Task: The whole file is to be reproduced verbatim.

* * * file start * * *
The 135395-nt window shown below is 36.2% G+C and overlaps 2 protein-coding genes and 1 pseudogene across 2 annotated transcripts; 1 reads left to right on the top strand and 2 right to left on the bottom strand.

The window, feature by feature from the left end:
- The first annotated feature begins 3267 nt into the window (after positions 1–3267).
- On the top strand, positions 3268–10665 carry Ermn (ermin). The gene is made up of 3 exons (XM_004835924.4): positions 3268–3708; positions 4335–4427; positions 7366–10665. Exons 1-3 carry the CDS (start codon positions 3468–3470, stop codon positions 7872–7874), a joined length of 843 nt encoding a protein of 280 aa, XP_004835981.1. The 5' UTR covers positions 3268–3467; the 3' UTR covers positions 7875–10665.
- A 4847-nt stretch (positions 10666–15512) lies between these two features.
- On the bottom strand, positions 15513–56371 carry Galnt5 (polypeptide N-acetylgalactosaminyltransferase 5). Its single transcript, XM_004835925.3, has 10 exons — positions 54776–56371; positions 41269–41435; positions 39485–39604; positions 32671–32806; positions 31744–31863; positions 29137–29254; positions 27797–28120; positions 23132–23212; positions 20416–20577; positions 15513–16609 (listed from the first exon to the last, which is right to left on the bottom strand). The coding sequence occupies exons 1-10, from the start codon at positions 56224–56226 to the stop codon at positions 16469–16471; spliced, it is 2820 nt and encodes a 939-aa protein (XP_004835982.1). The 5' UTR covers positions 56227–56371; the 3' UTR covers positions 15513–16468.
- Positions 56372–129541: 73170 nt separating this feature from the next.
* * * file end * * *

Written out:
The 135395-nt window shown below is 36.2% G+C and overlaps 2 protein-coding genes and 1 pseudogene across 2 annotated transcripts; 1 reads left to right on the top strand and 2 right to left on the bottom strand.

The window, feature by feature from the left end:
- The first annotated feature begins 3267 nt into the window (after positions 1–3267).
- On the top strand, positions 3268–10665 carry Ermn (ermin). The gene is made up of 3 exons (XM_004835924.4): positions 3268–3708; positions 4335–4427; positions 7366–10665. Exons 1-3 carry the CDS (start codon positions 3468–3470, stop codon positions 7872–7874), a joined length of 843 nt encoding a protein of 280 aa, XP_004835981.1. The 5' UTR covers positions 3268–3467; the 3' UTR covers positions 7875–10665.
- A 4847-nt stretch (positions 10666–15512) lies between these two features.
- On the bottom strand, positions 15513–56371 carry Galnt5 (polypeptide N-acetylgalactosaminyltransferase 5). Its single transcript, XM_004835925.3, has 10 exons — positions 54776–56371; positions 41269–41435; positions 39485–39604; positions 32671–32806; positions 31744–31863; positions 29137–29254; positions 27797–28120; positions 23132–23212; positions 20416–20577; positions 15513–16609 (listed from the first exon to the last, which is right to left on the bottom strand). The coding sequence occupies exons 1-10, from the start codon at positions 56224–56226 to the stop codon at positions 16469–16471; spliced, it is 2820 nt and encodes a 939-aa protein (XP_004835982.1). The 5' UTR covers positions 56227–56371; the 3' UTR covers positions 15513–16468.
- Positions 56372–129541: 73170 nt separating this feature from the next.